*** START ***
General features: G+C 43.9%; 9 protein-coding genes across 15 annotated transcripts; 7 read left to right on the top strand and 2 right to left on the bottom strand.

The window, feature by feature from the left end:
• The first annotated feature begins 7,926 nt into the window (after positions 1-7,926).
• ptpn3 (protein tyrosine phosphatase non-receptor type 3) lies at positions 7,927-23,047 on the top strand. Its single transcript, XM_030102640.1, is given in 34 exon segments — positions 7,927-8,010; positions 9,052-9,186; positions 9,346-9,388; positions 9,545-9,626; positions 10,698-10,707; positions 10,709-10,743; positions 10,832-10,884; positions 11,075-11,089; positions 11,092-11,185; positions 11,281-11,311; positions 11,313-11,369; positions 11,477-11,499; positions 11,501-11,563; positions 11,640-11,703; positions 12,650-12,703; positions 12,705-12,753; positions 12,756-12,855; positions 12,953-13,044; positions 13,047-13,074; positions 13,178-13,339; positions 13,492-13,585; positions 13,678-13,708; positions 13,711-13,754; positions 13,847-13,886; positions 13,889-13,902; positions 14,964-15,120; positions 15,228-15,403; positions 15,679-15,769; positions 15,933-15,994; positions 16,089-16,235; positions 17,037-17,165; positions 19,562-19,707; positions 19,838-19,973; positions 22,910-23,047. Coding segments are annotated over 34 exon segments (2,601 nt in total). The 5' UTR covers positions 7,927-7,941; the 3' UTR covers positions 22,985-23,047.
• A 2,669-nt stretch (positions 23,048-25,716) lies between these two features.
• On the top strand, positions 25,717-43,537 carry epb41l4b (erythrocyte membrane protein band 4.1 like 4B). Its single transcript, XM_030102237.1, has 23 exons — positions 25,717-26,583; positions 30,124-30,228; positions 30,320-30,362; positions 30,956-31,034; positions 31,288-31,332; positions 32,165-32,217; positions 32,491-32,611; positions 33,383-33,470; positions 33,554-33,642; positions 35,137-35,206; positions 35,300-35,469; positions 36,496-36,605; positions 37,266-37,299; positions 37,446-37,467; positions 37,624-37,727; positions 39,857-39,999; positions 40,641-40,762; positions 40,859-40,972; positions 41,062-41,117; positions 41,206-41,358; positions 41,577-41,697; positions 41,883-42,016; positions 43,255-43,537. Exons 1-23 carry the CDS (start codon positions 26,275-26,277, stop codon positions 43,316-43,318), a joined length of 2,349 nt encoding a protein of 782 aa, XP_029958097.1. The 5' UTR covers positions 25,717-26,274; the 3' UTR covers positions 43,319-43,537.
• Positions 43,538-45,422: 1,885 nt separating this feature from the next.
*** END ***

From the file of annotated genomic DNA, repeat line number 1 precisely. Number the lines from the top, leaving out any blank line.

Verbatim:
General features: G+C 43.9%; 9 protein-coding genes across 15 annotated transcripts; 7 read left to right on the top strand and 2 right to left on the bottom strand.